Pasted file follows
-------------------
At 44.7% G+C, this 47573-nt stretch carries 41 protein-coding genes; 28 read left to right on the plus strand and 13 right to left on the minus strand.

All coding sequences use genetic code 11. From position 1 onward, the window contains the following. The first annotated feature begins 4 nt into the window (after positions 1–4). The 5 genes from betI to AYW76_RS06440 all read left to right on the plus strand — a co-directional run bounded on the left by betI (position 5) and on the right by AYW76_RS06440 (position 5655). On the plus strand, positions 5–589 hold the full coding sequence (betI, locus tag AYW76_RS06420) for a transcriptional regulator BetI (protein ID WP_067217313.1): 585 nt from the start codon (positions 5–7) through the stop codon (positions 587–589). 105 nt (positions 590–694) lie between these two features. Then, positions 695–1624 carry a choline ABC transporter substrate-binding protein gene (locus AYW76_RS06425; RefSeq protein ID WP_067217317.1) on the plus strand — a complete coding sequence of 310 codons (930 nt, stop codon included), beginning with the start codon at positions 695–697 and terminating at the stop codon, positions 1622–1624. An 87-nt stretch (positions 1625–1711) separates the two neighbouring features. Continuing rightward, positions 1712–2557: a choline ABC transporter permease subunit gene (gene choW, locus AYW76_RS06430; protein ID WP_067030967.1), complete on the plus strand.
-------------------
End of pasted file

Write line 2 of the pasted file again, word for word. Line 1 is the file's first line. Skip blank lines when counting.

All coding sequences use genetic code 11. From position 1 onward, the window contains the following. The first annotated feature begins 4 nt into the window (after positions 1–4). The 5 genes from betI to AYW76_RS06440 all read left to right on the plus strand — a co-directional run bounded on the left by betI (position 5) and on the right by AYW76_RS06440 (position 5655). On the plus strand, positions 5–589 hold the full coding sequence (betI, locus tag AYW76_RS06420) for a transcriptional regulator BetI (protein ID WP_067217313.1): 585 nt from the start codon (positions 5–7) through the stop codon (positions 587–589). 105 nt (positions 590–694) lie between these two features. Then, positions 695–1624 carry a choline ABC transporter substrate-binding protein gene (locus AYW76_RS06425; RefSeq protein ID WP_067217317.1) on the plus strand — a complete coding sequence of 310 codons (930 nt, stop codon included), beginning with the start codon at positions 695–697 and terminating at the stop codon, positions 1622–1624. An 87-nt stretch (positions 1625–1711) separates the two neighbouring features. Continuing rightward, positions 1712–2557: a choline ABC transporter permease subunit gene (gene choW, locus AYW76_RS06430; protein ID WP_067030967.1), complete on the plus strand.